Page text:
SR article

Demand and supply in the Gambian dried food business

Will people be interested in dried food?

For a solar drying project it is of course important to know whether dried food is something that the target group will use when it is made available. Therefore, we have put some thoughts about this subject together in the article below.

In general, Gambian people are not very creative when it comes to cooking. They have about five different dishes that they cook for lunch and what was left over from this meal is used for dinner. All of these dishes are based on rice. This makes it difficult to complement their food pattern with dried products. Besides that awareness about the healthiness of the ingredients is very low. Gambian people use a lot of salt and oil and very few vegetables in their dishes.

Dried products soaking in water

An argument to uphold the solar drying concept is that it is quite easy to cook with dried food, as the dried food can absorb water again to regain some of their old structure.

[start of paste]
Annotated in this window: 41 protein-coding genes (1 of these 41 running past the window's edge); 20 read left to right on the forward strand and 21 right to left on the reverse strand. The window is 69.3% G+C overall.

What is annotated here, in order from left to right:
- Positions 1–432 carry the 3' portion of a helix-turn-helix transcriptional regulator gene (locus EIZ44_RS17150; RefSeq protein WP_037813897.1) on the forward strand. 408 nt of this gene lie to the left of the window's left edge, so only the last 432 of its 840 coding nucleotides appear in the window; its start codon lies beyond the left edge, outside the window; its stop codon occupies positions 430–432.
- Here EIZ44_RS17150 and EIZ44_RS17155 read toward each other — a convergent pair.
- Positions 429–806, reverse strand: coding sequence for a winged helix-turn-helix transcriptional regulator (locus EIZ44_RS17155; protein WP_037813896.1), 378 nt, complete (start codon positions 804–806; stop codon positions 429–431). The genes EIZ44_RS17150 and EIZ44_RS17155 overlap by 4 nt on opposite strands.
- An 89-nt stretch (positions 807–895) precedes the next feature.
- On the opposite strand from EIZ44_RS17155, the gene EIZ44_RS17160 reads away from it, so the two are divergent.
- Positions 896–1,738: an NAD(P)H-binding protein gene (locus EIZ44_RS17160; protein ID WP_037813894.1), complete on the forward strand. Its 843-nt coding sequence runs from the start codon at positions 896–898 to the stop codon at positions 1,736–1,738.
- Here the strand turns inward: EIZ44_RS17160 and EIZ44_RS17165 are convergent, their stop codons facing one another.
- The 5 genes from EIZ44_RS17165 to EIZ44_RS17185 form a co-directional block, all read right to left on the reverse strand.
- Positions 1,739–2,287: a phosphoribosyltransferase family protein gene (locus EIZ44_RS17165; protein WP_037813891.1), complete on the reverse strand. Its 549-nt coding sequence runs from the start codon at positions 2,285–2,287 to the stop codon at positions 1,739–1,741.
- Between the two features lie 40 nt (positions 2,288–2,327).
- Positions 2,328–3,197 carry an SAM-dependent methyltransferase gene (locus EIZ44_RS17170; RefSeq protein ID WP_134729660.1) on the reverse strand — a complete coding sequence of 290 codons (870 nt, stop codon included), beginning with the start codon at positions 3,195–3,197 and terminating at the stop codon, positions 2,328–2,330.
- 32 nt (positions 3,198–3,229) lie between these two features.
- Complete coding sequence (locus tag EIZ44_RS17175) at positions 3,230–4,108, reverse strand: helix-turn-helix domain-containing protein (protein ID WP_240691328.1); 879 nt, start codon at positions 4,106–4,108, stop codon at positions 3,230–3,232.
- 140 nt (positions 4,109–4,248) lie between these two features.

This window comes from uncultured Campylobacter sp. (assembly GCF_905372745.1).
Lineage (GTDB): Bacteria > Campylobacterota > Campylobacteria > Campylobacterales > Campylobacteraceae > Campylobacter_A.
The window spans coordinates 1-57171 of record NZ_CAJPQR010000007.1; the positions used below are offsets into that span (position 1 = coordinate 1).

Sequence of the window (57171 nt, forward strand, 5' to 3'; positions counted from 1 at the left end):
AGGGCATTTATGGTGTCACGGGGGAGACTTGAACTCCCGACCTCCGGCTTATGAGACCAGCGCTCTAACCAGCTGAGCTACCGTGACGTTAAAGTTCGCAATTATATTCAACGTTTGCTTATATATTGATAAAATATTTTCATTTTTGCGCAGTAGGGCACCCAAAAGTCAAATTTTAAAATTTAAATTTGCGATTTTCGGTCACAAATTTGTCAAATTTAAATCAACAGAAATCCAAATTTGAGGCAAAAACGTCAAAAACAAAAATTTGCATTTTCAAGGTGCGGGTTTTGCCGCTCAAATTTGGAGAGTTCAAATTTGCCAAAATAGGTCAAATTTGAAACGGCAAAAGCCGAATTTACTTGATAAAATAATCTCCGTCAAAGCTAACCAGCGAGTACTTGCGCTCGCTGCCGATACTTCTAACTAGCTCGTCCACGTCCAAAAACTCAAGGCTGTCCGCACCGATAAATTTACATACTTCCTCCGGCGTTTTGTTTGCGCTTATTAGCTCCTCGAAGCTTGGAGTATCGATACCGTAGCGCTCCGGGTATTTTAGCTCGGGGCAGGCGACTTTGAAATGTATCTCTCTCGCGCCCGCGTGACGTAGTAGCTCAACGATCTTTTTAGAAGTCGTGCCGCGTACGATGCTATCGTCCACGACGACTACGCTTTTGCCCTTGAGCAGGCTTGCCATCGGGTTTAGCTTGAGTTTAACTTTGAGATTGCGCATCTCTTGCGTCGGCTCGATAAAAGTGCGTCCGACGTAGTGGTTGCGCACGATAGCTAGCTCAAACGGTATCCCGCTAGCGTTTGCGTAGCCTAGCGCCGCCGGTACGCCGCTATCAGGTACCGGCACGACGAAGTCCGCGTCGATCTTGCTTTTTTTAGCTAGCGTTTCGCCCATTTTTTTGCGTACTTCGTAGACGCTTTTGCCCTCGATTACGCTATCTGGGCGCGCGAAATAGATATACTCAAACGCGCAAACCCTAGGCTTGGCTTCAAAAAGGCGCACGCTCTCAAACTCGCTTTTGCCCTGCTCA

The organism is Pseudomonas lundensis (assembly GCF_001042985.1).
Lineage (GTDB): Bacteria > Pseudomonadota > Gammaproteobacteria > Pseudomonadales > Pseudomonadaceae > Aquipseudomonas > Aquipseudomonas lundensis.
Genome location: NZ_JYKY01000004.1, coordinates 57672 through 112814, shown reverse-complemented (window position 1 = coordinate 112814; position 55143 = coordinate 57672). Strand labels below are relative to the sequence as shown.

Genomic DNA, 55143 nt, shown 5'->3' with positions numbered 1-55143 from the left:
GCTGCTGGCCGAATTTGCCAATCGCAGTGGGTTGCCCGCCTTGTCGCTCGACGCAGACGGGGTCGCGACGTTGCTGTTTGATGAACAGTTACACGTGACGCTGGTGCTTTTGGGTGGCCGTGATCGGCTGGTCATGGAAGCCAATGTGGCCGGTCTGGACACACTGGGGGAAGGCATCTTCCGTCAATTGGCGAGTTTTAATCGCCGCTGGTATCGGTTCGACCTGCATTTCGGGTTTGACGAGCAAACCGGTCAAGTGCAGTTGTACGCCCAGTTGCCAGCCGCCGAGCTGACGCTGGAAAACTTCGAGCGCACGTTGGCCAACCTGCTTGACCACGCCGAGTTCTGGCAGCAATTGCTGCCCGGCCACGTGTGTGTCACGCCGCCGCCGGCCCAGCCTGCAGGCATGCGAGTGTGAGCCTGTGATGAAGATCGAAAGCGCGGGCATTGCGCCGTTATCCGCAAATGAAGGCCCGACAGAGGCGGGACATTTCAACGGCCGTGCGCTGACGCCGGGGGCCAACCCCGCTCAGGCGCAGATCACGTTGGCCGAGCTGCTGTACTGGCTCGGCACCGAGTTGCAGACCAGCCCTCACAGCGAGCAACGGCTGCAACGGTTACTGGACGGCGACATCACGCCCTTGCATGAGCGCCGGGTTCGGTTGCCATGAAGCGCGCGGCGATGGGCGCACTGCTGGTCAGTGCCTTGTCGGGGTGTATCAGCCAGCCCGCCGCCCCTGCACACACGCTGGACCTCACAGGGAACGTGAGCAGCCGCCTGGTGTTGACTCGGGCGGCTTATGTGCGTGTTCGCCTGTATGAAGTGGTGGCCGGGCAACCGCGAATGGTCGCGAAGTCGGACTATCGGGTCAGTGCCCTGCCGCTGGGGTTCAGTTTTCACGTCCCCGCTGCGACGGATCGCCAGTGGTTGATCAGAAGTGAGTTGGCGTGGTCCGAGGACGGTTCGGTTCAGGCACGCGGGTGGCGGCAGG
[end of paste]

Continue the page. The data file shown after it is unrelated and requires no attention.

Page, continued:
In general, the Gambian people like a strong taste and that is exactly what happens to food when it is dried. Also, they love sweets and snacks. Everywhere small cakes, dough balls baked in oil and even homemade sweet ice creams are sold for a few Dalasi. Pieces of dried banana for example are very sweet and if they are sold in small bags, they could serve as a nice snack. This probably especially holds when there are no fresh bananas anymore. The same holds for e.g. dried mango. This way, the harvest seasons could be used in the advantage of dried fruit sellers. The price however should be low and people still have to choose this product over the usual snacks in order to make it profitable.

Dried oranges taste very sweet

During our time in The Gambia we heard a lot of people saying that it is such a waste that so much of their harvest gets spoiled. They are very enthusiastic about the idea of drying food with the purpose of saving it for later. This was showed for example when people started to use the large solar dryer in Jakaba village. They brought a lot of vegetables from the community garden at their own initiative and started drying enthusiastically.

Of course, it takes more time for the concept to get widely spread and only time will tell if people are actually going to buy the dried products at for example a market. However, at this moment we dare to say that the people in Jakaba village are prepared to consume their home-dried products and that is a great step for the start of the Gambian solar dryer industry!

Enjoying a lunch that was prepared with dried pumpkin, tomato, eggplant and bittertomato

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